The end of the Muslim Brotherhood

Ziad A. Akl
7 Min Read

Ziad AklI have no problem admitting how much the Muslim Brotherhood annoys me. There is absolutely nothing that I admire about this group. I hate their fascist intentions, I disrespect their manipulative politics, their constant lying appalls me and I am offended by how much they distort a peaceful religion like Islam.

The mere presence of Muslim Brotherhood members in all decision-making positions in Egypt represents how the revolution was diverted from its original course. The Muslim Brotherhood is indeed the post-revolutionary cancer that eats away at Egypt’s past, present, and future.

But like so many others, there was a time when I respected this group or movement or brethren or underground organisation or whatever else you want to call them. In fact, there was a time where I stood next to Muslim Brotherhood activists against the atrocities of the Mubarak regime.

There was a time where I would listen carefully to the ideas, propositions and alternatives offered by the Muslim Brotherhood as part of a national Egyptian opposition. Sometimes I think that this time when cooperation with the Muslim Brotherhood was actually possible was simply a matter of lack of knowledge about the movement. Thankfully or unfortunately (ironically, both work just fine), the past 2 years have revealed the Muslim Brotherhood in a manner that never happened before.

To me and to many others that I have met, read or spoken to, the rationale is quite clear and simple: as long as the Muslim Brotherhood remains in power, there is absolutely no chance that real development or progress will ever take place in Egypt.

The dilemma is no longer how to get rid of the old regime; rather it is how to stop this new regime before it drags this country further down into oblivion. The Muslim Brotherhood’s authoritarianism, oppression and violence is more harmful to Egypt at this specific time that any other leadership we could have conceived of.

This absurd political reality that we live in makes you wonder: when will all this end? How can we get rid of this fascist system that rests on religious manipulation, vulgar pragmatism and naked private interest? How and when will we see the end of the Muslim Brotherhood?

The first tool we have to end the Muslim Brotherhood’s rule over Egypt is actually presented to us by the Brotherhood itself. Over the past 2 years and specifically since Morsi took office, the Brotherhood has managed to destroy all the myths that were being told about the capabilities and the capacity of the group.

We were told that Muslim Brotherhood leaders are pious men who will rule in God’s name and uphold the principles of holy religion. But as soon as we saw all the blood being spilled on the streets of Egypt, and all the violence that Brotherhood militias are ready to engage in, we realised that there is absolutely no piety in whatever the Muslim Brotherhood is doing.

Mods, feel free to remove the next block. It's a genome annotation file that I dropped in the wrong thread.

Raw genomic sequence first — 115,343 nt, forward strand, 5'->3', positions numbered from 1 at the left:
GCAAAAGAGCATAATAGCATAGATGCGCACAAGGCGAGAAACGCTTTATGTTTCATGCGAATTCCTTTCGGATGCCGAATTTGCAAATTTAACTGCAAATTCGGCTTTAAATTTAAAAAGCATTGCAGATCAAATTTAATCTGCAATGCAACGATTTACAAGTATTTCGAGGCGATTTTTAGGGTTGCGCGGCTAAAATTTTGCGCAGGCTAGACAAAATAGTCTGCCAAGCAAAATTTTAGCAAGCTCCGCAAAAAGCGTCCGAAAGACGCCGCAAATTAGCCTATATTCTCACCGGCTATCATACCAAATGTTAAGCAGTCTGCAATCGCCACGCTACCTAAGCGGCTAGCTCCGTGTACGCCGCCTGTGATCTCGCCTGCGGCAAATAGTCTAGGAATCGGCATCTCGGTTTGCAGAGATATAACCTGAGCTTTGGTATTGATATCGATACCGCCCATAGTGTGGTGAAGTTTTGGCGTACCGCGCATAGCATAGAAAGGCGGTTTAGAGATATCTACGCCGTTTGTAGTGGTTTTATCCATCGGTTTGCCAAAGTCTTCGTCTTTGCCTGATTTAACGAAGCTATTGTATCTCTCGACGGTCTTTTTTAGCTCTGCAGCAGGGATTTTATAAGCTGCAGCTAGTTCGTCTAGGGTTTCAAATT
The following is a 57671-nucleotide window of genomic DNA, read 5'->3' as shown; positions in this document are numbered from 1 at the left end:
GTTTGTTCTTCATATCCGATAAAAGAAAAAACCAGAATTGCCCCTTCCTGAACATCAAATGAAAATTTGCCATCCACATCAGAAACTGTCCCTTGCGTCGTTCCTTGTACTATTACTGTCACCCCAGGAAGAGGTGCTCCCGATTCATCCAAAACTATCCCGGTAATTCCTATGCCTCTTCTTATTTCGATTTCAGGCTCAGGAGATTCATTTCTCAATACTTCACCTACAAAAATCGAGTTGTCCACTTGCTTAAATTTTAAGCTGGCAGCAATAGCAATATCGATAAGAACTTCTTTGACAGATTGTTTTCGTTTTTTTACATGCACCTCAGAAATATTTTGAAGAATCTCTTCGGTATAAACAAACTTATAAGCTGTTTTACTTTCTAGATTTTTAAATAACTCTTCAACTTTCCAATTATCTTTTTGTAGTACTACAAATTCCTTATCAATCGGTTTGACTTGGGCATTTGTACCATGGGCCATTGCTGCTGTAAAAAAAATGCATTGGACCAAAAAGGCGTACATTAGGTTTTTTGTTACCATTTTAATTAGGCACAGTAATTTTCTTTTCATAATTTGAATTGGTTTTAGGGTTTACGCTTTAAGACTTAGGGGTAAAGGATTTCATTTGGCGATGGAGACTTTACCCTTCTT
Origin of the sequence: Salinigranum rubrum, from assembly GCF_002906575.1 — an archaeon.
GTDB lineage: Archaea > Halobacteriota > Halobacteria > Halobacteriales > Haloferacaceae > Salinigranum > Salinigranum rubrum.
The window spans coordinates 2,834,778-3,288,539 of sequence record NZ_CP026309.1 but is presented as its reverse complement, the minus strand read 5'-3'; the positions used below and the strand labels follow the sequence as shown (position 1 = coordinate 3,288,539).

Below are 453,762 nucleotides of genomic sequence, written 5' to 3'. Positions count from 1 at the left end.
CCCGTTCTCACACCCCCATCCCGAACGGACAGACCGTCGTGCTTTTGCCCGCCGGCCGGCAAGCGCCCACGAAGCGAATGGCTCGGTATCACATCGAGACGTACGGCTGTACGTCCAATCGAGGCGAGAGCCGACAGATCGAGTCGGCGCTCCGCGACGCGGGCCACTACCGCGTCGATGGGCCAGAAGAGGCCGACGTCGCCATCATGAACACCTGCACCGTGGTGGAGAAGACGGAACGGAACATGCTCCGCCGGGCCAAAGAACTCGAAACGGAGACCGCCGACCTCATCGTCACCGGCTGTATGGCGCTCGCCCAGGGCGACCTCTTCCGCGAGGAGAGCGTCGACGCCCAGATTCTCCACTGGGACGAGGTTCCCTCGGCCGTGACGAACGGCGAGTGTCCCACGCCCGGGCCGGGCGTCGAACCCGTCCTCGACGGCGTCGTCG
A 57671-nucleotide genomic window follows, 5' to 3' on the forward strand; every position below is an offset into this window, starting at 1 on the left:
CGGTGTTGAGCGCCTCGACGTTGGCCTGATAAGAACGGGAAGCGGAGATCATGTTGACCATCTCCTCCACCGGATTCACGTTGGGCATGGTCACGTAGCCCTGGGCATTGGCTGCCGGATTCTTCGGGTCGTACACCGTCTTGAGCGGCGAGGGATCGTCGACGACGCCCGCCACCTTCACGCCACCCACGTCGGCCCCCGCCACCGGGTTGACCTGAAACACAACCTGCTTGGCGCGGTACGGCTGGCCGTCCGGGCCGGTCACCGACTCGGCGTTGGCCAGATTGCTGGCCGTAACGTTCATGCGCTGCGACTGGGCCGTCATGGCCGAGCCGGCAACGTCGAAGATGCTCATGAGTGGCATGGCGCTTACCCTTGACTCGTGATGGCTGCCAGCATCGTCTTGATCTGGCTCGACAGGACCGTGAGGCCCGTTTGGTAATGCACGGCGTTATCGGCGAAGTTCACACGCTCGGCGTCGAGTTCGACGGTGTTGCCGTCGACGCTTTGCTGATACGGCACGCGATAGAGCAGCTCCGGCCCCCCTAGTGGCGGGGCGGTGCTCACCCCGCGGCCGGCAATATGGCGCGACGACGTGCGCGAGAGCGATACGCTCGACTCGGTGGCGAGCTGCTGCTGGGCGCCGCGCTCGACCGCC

We were also told the Muslim Brotherhood has this sophisticated and efficient system of social solidarity where social services will reach citizens wherever they are. But with the disappearance of flour, petrol and even medicines, we realised that this system of social services was nothing but sheer propaganda.

We were also told that the Muslim Brotherhood is full of experienced politicians who would be able to calm down the acute political conflict Egypt has been going through since the revolution. Of course a single look at the performance of President Morsi would tell you how false this assumption was.

In short, the Muslim Brotherhood is deconstructing the powerful image they have created for themselves over the years. The performance of the Muslim Brotherhood so far proves that they were only capable of filling the political and social vacuum left by the state, but they certainly cannot be the state.

The end of the Muslim Brotherhood comes closer with each day they continue with their failure in administration, their broken promises, and their deceitful statements. If by some miracle the Brotherhood remains ruling Egypt for 3 more years until a new presidential election is due, their chances of winning this election without fraud will be very thin. The Brotherhood, after this performance, will either lose the presidential elections or forge them in order to stay in power. The Brotherhood is indeed its own worst enemy.

But the end of the Muslim Brotherhood could come much sooner than we think. The widespread protests in all of Egypt signal a general state of dissatisfaction that the Brotherhood fails time and time again to resolve. As soon as all the collective action in different cities is coordinated, as soon as Egypt rises in defense of human dignity and basic rights, as soon as the Brotherhood decides that it has nothing but violence to respond to those protests; as soon as all that happens (which doesn’t seem to be very far-fetched at this moment) the end of the Muslim Brotherhood will be announced after a bloody experience in office.

The end of the Muslim Brotherhood is coming; if it is not brought about by the people then it will be brought by the Brotherhood itself. This nightmare is bound to be over soon.

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Ziad A. Akl is a political analyst and sociologist. He is a senior researcher at the Egyptian Studies Unit in Al-Ahram Center for Political and Strategic Studies.
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